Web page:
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SASS Type .22s with a side loading gate?

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We all know that there are more than a few SASS okay .22 rifles that eject the spent case straight up.   Old Winchester pumps and modern replicas thereof, the Colt Lightning, if you can find one the Winchester 73 in that caliber, and the Uberti 66 come to my mind right away as examples.

But does anyone know of a .22, other than the Colt Lightning, that had/has a side loading gate like a full size rifle?   Even the Uberti 66 loads like a modern .22, and in all truth it looks like it uses a full size Henry frame, which makes me wonder why the call it a 66, but let that go.  And of course those rare Winchester 73s in the caliber didn't have a side gate either, so the concept of front loading a .22 repeater goes way back.


I wonder why this is so.  Can anyone think of any exceptions to this, either vintage or modern?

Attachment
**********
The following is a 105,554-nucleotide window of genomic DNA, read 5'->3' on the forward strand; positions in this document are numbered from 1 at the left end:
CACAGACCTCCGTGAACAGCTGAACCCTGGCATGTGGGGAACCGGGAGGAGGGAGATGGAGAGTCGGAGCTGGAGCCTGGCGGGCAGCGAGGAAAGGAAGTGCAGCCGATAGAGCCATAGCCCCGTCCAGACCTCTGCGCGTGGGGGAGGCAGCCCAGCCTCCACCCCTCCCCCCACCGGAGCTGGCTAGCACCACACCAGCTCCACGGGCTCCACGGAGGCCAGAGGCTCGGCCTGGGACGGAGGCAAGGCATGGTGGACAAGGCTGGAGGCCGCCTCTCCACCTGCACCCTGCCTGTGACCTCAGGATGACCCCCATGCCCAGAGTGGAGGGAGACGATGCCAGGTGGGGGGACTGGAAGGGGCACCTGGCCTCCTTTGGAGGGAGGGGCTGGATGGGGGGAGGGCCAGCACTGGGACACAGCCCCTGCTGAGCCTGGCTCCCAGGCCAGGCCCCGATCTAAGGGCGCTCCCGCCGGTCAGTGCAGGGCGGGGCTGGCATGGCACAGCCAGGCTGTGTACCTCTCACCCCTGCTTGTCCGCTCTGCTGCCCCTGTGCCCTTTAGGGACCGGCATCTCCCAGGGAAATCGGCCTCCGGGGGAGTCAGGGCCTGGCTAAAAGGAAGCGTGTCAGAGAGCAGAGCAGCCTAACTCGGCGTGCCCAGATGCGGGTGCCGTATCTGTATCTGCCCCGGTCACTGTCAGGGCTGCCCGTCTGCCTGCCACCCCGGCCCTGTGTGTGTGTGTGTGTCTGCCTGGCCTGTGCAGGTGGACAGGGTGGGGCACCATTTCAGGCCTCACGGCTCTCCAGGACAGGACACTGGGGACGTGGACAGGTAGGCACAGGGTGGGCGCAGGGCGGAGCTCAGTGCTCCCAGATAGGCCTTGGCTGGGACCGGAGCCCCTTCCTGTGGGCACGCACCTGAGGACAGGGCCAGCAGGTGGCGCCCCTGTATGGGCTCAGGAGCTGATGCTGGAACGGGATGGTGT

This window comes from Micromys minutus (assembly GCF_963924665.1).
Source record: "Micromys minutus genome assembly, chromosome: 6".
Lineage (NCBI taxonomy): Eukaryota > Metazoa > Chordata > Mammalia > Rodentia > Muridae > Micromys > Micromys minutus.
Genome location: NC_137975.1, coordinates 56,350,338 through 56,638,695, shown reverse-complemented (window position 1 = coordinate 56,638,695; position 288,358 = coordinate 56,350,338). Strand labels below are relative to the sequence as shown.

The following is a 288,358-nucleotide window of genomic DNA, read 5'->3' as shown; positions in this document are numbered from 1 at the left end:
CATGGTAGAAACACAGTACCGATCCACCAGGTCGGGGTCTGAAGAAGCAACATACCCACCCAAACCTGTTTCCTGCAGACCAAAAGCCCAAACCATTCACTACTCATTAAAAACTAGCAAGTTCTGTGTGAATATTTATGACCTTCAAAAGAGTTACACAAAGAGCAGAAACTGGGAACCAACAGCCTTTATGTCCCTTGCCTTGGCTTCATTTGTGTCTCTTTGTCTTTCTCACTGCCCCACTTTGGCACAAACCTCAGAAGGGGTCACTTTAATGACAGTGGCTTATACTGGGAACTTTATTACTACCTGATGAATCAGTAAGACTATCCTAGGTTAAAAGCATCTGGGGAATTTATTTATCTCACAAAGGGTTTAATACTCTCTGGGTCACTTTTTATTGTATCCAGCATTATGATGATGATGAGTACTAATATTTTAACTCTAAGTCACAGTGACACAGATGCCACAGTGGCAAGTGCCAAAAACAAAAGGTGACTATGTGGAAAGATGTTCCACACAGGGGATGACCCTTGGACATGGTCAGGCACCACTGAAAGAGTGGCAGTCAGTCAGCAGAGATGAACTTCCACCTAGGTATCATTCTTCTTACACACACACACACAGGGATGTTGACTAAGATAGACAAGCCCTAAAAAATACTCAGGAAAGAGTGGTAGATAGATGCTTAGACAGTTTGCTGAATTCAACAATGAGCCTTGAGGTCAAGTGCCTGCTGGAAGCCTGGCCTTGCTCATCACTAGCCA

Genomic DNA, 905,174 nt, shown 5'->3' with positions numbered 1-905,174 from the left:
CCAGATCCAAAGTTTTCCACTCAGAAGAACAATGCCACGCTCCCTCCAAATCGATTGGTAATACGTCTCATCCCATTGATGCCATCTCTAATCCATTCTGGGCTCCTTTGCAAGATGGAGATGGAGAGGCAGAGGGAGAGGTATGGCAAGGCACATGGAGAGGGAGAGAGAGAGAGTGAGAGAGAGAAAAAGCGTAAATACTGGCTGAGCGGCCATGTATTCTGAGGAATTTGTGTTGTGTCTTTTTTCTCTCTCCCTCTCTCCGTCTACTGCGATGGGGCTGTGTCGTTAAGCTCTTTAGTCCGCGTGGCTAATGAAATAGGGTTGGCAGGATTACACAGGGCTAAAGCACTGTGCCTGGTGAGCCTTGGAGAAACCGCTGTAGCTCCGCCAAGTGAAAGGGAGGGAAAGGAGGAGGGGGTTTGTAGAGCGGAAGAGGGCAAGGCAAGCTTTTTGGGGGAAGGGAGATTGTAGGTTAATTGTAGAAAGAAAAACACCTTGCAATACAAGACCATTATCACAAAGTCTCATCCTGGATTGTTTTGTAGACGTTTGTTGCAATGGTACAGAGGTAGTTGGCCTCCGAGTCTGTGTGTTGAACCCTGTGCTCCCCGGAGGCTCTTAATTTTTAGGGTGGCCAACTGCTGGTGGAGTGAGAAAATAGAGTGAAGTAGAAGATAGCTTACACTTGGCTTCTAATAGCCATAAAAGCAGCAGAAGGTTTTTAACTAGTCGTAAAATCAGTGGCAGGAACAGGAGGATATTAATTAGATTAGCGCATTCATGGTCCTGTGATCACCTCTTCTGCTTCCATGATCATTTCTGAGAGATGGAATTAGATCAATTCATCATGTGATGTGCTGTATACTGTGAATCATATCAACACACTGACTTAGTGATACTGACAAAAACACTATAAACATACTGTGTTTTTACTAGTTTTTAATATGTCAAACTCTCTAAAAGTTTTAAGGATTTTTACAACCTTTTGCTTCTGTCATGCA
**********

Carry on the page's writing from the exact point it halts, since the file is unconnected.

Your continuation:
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1 hour ago, H. K. Uriah, SASS #74619 said:

The above two posts are what I thought may be the justification for it, but when you consider that the 66 had a loading gate for rimfire cartridge that was a heeled bullet, it starts to fall apart...


In 1866 that was all that was widely available. The cartridge was also very large so plenty of room to push it through a loading gate with your fingers. without applying pressure to the rim. It wasn't till 1873 that an externally primed cartridge was made widely available. The 44 WCF was developed specifically for the 1873.


Stand a .22 on the tip of your finger and then tell me how you are going to push it through a loading gate that is the correct size for the round? 


Edited by Sedalia Dave
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I have seen .22 LR actually bend (it's rare) so my guess it is it's a matter of many issues.


This is from the same thread JS Sooner referenced"

"My sideloader feeds flawlessly, and never had a glitch with shooting or cycling. However, there's a good reason Marlin dropped this feature, and that's due to difficulty loading rounds singly into the gate! That gate doesn't push in like a normal gate, or slide forward like your 1881, it drops down to load! This dropping spring loaded gate really makes loading the tube a hassle, and Marlin offered a "gallery" tube to assist in loading the 1st variation. You simply filled the tube, opened the gate and inserted the end of the tube, and then pushed a assist lever to fill the mag tube in one stroke. Much easier and faster, but another item to carry when you were out plinking."

Edited by Cholla
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